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University of Peradeniya - more open than usual

University of Peradeniya holds its Convocation 2002 today. It is special because it is the convocation of its Golden Jubilee Year.


Plan of the University of Ceylon: Library and Faculty of Arts (right), Senate Building (Centre), Convocation Hall (left)

Compiled by Prof. H. Abeygunawardene

University of Peradeniya is the heir to the oldest university tradition in Sri Lanka as the successor to the University of Ceylon, that was established on 1st July, 1942. University of Ceylon, the first institution of its kind was established in Colombo on 1st July 1942, but it was shifted to the present site of great natural beauty at Peradeniya on 6th October 1952.

There is a very fascinating story behind the establishment of university system in Sri Lanka. University education had taken a long time to be introduced to Ceylon. Although European-style university education had an early start in India with the establishment of three universities in 1857, the colonial administration in Ceylon was in no hurry to confer the same benefits on its people. By the end of the nineteenth century there was a well-developed secondary school system in the island, but only a few who had the means were able to go abroad, to Britain or India, to pursue university education.

It was in the field of medical education, the first step in tertiary education was taken with the establishment of the Ceylon Medical College in 1870. The initial plans of the Medical College were modest. It was to be an "elementary school" for medical assistants. However, it expanded rapidly and was sufficiently well developed by 1888 for its Licentiate in Medicine and Surgery (LMS) to be recognized by the General Medical Council of Great Britain. Thus it became a medical school for fully qualified medical practitioners.

In 1874, a Council of Legal Education (later Law College) was formed to produce lawyers. In another development a Technical College was established in Colombo in 1893 to train sub-professional engineering personnel. Due to the lack of a clear government policy on technical education this college languished for many years without development.

Although there had been a proposal for a University of Ceylon as far back as 1884, very little progress had been made on this proposal until the end of the 19th century. A significant development came in the early years of the 20th century, with the formation of the Ceylon University Association in 1906 by a group of public-spirited citizens under the leadership of Sir Ponmnambalam Arunachalam (1853-1924). The initiative, influence and the sustained interest of this association led to the founding of the Ceylon University College on 1st January 1921 as a government institution at "Regina Walawwa", Thurstan Road (now Cumaratunga Munidasa Mawata), Colombo, which was renamed "College House". The Ceylon University College was granted recognition by the University of London to prepare students for Arts and Science external degrees.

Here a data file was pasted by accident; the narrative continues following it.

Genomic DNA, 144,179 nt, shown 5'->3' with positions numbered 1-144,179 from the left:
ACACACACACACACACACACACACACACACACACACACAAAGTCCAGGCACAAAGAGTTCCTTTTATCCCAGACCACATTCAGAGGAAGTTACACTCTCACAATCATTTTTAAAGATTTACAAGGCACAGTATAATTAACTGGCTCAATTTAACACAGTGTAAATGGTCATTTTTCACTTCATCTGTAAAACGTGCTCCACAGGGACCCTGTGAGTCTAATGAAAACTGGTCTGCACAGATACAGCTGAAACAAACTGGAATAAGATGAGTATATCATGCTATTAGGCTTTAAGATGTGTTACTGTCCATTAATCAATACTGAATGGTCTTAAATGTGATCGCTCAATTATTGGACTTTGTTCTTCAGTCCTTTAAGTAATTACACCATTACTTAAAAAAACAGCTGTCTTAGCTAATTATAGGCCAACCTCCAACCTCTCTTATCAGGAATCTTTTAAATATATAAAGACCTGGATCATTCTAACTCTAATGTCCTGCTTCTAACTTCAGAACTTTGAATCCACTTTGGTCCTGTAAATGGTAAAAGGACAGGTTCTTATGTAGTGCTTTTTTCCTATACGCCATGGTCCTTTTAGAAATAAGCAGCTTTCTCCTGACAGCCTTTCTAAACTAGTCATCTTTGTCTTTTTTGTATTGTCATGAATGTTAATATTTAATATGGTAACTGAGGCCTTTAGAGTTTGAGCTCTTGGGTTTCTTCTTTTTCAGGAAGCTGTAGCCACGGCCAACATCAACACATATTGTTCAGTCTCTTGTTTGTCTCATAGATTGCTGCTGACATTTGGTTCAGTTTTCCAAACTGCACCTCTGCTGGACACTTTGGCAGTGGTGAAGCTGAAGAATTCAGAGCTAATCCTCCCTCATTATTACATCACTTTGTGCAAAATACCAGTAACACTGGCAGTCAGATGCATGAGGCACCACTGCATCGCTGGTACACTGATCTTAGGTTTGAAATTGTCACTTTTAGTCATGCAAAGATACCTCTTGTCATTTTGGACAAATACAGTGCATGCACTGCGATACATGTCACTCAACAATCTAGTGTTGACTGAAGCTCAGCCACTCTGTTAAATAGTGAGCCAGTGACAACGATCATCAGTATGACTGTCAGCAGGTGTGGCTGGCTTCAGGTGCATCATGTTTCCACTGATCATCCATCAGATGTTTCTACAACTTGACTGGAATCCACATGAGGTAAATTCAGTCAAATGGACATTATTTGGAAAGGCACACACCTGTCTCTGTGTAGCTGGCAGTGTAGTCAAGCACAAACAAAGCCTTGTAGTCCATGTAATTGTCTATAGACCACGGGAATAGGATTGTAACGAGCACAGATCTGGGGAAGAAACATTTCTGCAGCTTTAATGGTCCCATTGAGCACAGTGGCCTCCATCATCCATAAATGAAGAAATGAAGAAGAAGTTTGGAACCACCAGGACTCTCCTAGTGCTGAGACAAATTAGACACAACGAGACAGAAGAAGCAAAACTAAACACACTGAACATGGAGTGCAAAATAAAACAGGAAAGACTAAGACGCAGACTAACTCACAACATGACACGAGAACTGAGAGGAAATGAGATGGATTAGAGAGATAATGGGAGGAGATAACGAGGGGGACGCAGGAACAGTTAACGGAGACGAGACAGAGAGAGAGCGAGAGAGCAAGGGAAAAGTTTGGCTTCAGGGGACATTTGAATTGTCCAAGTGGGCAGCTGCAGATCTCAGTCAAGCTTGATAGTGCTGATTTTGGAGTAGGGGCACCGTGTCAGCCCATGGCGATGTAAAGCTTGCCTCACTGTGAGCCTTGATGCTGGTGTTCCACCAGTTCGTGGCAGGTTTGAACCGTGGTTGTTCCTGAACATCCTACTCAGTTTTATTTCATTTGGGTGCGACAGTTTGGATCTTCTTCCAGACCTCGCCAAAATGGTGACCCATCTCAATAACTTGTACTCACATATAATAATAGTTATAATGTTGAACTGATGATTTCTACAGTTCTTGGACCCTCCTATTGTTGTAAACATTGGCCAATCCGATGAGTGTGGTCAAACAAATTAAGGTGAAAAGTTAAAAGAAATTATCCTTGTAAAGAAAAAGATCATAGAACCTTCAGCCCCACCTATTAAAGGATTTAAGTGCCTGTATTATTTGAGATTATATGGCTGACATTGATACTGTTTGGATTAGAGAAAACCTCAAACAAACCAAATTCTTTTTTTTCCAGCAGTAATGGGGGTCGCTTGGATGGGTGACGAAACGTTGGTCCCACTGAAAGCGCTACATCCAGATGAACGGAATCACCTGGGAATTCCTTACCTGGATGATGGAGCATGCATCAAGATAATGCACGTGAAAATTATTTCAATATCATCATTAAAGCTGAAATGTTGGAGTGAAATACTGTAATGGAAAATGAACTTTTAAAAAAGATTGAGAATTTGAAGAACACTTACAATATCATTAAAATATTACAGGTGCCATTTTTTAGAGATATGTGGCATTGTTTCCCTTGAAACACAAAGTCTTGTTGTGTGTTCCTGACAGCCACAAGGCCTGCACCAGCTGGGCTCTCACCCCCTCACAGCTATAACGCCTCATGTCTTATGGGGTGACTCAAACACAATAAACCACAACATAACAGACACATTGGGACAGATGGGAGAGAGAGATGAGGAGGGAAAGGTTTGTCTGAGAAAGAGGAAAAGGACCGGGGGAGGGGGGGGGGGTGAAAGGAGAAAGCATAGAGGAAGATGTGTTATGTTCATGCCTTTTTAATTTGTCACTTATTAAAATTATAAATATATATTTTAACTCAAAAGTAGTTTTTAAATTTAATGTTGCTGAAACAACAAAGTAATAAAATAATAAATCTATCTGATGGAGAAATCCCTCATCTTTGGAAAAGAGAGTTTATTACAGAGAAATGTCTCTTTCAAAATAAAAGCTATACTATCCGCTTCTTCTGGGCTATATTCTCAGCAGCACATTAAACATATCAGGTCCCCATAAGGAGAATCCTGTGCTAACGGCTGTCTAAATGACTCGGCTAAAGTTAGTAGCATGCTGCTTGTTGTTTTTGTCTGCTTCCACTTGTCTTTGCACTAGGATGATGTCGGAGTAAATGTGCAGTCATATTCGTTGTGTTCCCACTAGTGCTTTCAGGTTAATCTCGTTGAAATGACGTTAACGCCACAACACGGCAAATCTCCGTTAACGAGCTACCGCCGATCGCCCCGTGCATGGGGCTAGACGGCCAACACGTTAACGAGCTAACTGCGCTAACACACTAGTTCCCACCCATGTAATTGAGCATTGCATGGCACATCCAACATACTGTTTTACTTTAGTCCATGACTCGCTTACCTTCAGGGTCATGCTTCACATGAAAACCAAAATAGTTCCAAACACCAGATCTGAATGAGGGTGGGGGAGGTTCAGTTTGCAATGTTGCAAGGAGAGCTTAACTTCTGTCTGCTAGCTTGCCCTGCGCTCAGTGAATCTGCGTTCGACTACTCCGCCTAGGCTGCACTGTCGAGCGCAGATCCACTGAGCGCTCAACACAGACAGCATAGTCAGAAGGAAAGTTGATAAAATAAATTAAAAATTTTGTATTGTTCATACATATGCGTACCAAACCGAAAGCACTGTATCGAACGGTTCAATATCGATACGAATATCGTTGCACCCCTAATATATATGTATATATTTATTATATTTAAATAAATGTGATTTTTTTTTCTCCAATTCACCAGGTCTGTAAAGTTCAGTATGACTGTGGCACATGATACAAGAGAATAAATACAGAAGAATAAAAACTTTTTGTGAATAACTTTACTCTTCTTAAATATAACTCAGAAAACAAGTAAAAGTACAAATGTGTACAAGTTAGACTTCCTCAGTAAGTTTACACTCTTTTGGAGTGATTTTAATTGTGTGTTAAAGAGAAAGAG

Robert Marrs was the first principal of the Ceylon University College and he was assisted by a College Council. The staff consisted of five professors, three lecturers and four visiting lecturers and the total student enrolment was 155. The establishment of the University College was considered as only a preliminary step in the ultimate creation of a fully-fledged university. During its brief existence the University College had produced 580 graduates of the University of London. According to an estimate prepared by the University of London in 1938, Ceylon had provided the largest quota of external students outside the United Kingdom. The Ceylon University Ordinance No. 20 of 1942, enacted by the State Council, conferred on the university a two-tier pattern of academic self-government with a division of powers between the Senate and the Council.

The other laws required for university administration were provided by:

(a) The statutes made by the Chancellor on the recommendation of the Court,

(b) The acts made by the Council, and